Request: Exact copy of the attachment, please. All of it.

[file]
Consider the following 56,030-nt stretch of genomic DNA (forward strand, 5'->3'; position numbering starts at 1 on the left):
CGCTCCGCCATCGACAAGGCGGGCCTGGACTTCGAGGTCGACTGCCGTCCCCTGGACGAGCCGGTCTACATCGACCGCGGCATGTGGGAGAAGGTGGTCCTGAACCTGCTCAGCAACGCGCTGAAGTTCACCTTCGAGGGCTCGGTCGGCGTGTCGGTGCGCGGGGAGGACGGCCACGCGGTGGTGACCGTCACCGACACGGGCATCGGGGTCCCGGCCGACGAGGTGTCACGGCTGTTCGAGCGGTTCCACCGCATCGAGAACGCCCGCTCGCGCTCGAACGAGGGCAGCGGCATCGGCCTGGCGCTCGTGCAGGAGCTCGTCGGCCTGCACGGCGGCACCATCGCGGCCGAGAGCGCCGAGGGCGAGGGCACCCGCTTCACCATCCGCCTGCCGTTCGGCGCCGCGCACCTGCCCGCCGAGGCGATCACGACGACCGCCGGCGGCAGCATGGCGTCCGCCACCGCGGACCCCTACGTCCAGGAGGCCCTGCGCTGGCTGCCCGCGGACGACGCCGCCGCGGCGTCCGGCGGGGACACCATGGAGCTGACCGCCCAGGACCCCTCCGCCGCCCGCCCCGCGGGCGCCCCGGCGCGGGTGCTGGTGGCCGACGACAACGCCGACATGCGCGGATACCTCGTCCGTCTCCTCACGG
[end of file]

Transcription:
Consider the following 56,030-nt stretch of genomic DNA (forward strand, 5'->3'; position numbering starts at 1 on the left):
CGCTCCGCCATCGACAAGGCGGGCCTGGACTTCGAGGTCGACTGCCGTCCCCTGGACGAGCCGGTCTACATCGACCGCGGCATGTGGGAGAAGGTGGTCCTGAACCTGCTCAGCAACGCGCTGAAGTTCACCTTCGAGGGCTCGGTCGGCGTGTCGGTGCGCGGGGAGGACGGCCACGCGGTGGTGACCGTCACCGACACGGGCATCGGGGTCCCGGCCGACGAGGTGTCACGGCTGTTCGAGCGGTTCCACCGCATCGAGAACGCCCGCTCGCGCTCGAACGAGGGCAGCGGCATCGGCCTGGCGCTCGTGCAGGAGCTCGTCGGCCTGCACGGCGGCACCATCGCGGCCGAGAGCGCCGAGGGCGAGGGCACCCGCTTCACCATCCGCCTGCCGTTCGGCGCCGCGCACCTGCCCGCCGAGGCGATCACGACGACCGCCGGCGGCAGCATGGCGTCCGCCACCGCGGACCCCTACGTCCAGGAGGCCCTGCGCTGGCTGCCCGCGGACGACGCCGCCGCGGCGTCCGGCGGGGACACCATGGAGCTGACCGCCCAGGACCCCTCCGCCGCCCGCCCCGCGGGCGCCCCGGCGCGGGTGCTGGTGGCCGACGACAACGCCGACATGCGCGGATACCTCGTCCGTCTCCTCACGG